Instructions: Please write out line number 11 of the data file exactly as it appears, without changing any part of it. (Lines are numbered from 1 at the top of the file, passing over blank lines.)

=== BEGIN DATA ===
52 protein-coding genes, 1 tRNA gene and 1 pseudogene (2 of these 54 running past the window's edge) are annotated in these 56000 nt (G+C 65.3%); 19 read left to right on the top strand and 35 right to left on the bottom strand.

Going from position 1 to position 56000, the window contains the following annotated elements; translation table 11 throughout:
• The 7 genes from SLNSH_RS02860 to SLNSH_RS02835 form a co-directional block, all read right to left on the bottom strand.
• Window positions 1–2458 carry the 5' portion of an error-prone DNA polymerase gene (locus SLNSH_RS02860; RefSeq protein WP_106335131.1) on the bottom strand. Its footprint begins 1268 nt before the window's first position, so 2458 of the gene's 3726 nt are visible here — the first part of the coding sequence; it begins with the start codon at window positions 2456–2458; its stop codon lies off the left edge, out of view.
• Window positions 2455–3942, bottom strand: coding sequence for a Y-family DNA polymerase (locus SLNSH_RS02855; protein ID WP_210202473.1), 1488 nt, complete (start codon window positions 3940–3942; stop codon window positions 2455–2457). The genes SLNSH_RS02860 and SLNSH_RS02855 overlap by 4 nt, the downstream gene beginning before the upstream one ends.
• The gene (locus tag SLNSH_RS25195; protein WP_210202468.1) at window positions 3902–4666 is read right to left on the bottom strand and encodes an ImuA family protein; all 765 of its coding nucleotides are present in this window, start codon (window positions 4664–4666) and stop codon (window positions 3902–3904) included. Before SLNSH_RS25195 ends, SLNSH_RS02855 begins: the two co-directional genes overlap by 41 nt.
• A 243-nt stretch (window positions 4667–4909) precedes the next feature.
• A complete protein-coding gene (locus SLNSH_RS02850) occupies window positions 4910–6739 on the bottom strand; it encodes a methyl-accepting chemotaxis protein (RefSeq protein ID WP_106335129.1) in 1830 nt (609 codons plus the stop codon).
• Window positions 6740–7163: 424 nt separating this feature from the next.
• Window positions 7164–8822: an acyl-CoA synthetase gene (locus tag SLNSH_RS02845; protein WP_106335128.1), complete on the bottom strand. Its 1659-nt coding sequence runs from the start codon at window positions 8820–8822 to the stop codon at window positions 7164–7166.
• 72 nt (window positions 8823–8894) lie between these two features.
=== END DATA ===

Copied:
• 72 nt (window positions 8823–8894) lie between these two features.